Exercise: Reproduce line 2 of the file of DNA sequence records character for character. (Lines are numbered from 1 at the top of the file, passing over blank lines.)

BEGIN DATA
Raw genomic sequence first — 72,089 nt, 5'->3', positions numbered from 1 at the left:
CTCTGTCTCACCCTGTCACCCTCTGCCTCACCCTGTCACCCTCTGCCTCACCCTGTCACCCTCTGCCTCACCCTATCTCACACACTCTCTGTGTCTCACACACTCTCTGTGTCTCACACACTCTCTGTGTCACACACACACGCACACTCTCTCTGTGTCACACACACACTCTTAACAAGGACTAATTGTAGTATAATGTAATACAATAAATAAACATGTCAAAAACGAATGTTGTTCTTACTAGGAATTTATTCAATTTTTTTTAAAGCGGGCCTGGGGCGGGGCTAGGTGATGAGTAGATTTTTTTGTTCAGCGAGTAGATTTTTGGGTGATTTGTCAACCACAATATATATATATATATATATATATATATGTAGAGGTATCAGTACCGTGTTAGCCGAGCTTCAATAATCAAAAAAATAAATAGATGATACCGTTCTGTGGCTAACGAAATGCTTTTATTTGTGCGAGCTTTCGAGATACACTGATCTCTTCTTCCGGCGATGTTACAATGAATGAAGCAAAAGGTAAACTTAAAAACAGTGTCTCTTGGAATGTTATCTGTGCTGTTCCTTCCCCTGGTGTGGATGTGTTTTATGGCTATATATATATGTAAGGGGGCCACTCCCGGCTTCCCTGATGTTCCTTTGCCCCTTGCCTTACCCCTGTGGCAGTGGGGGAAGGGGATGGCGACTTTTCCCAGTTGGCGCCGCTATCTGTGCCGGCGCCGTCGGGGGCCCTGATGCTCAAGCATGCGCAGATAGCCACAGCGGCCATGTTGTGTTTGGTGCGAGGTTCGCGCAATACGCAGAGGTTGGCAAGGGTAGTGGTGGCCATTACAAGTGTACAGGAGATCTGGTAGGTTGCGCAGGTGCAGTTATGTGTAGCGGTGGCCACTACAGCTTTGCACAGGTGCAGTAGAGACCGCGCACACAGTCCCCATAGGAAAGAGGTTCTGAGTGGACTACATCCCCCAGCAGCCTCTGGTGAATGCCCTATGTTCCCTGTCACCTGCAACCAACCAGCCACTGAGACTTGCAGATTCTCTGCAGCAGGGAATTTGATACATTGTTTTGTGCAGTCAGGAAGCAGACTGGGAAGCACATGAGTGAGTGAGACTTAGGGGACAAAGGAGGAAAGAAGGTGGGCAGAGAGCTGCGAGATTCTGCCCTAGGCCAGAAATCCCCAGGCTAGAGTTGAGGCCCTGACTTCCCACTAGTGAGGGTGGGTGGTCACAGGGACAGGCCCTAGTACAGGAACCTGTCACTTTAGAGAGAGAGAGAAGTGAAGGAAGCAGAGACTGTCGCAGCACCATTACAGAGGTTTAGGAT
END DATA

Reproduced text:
CTCTGTCTCACCCTGTCACCCTCTGCCTCACCCTGTCACCCTCTGCCTCACCCTGTCACCCTCTGCCTCACCCTATCTCACACACTCTCTGTGTCTCACACACTCTCTGTGTCTCACACACTCTCTGTGTCACACACACACGCACACTCTCTCTGTGTCACACACACACTCTTAACAAGGACTAATTGTAGTATAATGTAATACAATAAATAAACATGTCAAAAACGAATGTTGTTCTTACTAGGAATTTATTCAATTTTTTTTAAAGCGGGCCTGGGGCGGGGCTAGGTGATGAGTAGATTTTTTTGTTCAGCGAGTAGATTTTTGGGTGATTTGTCAACCACAATATATATATATATATATATATATATATGTAGAGGTATCAGTACCGTGTTAGCCGAGCTTCAATAATCAAAAAAATAAATAGATGATACCGTTCTGTGGCTAACGAAATGCTTTTATTTGTGCGAGCTTTCGAGATACACTGATCTCTTCTTCCGGCGATGTTACAATGAATGAAGCAAAAGGTAAACTTAAAAACAGTGTCTCTTGGAATGTTATCTGTGCTGTTCCTTCCCCTGGTGTGGATGTGTTTTATGGCTATATATATATGTAAGGGGGCCACTCCCGGCTTCCCTGATGTTCCTTTGCCCCTTGCCTTACCCCTGTGGCAGTGGGGGAAGGGGATGGCGACTTTTCCCAGTTGGCGCCGCTATCTGTGCCGGCGCCGTCGGGGGCCCTGATGCTCAAGCATGCGCAGATAGCCACAGCGGCCATGTTGTGTTTGGTGCGAGGTTCGCGCAATACGCAGAGGTTGGCAAGGGTAGTGGTGGCCATTACAAGTGTACAGGAGATCTGGTAGGTTGCGCAGGTGCAGTTATGTGTAGCGGTGGCCACTACAGCTTTGCACAGGTGCAGTAGAGACCGCGCACACAGTCCCCATAGGAAAGAGGTTCTGAGTGGACTACATCCCCCAGCAGCCTCTGGTGAATGCCCTATGTTCCCTGTCACCTGCAACCAACCAGCCACTGAGACTTGCAGATTCTCTGCAGCAGGGAATTTGATACATTGTTTTGTGCAGTCAGGAAGCAGACTGGGAAGCACATGAGTGAGTGAGACTTAGGGGACAAAGGAGGAAAGAAGGTGGGCAGAGAGCTGCGAGATTCTGCCCTAGGCCAGAAATCCCCAGGCTAGAGTTGAGGCCCTGACTTCCCACTAGTGAGGGTGGGTGGTCACAGGGACAGGCCCTAGTACAGGAACCTGTCACTTTAGAGAGAGAGAGAAGTGAAGGAAGCAGAGACTGTCGCAGCACCATTACAGAGGTTTAGGAT